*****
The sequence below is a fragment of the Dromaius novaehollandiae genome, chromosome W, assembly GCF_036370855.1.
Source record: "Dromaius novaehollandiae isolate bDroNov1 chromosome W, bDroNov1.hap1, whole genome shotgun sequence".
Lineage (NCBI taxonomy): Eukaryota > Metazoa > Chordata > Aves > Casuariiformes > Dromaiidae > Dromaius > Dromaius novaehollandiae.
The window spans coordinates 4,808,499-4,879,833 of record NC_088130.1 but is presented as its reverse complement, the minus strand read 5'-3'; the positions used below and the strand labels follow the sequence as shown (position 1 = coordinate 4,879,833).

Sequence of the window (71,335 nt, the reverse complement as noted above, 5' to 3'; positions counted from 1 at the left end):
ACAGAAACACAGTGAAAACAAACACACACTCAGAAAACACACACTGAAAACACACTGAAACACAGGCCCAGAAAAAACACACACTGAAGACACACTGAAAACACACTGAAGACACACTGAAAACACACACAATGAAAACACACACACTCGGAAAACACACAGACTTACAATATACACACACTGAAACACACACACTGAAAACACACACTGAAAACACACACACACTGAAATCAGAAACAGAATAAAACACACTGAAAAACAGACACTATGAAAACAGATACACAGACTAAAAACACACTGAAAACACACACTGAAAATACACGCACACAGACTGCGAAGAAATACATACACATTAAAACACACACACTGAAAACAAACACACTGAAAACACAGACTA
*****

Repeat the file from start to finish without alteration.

The sequence below is a fragment of the Dromaius novaehollandiae genome, chromosome W, assembly GCF_036370855.1.
Source record: "Dromaius novaehollandiae isolate bDroNov1 chromosome W, bDroNov1.hap1, whole genome shotgun sequence".
Lineage (NCBI taxonomy): Eukaryota > Metazoa > Chordata > Aves > Casuariiformes > Dromaiidae > Dromaius > Dromaius novaehollandiae.
The window spans coordinates 4,808,499-4,879,833 of record NC_088130.1 but is presented as its reverse complement, the minus strand read 5'-3'; the positions used below and the strand labels follow the sequence as shown (position 1 = coordinate 4,879,833).

Sequence of the window (71,335 nt, the reverse complement as noted above, 5' to 3'; positions counted from 1 at the left end):
ACAGAAACACAGTGAAAACAAACACACACTCAGAAAACACACACTGAAAACACACTGAAACACAGGCCCAGAAAAAACACACACTGAAGACACACTGAAAACACACTGAAGACACACTGAAAACACACACAATGAAAACACACACACTCGGAAAACACACAGACTTACAATATACACACACTGAAACACACACACTGAAAACACACACTGAAAACACACACACACTGAAATCAGAAACAGAATAAAACACACTGAAAAACAGACACTATGAAAACAGATACACAGACTAAAAACACACTGAAAACACACACTGAAAATACACGCACACAGACTGCGAAGAAATACATACACATTAAAACACACACACTGAAAACAAACACACTGAAAACACAGACTA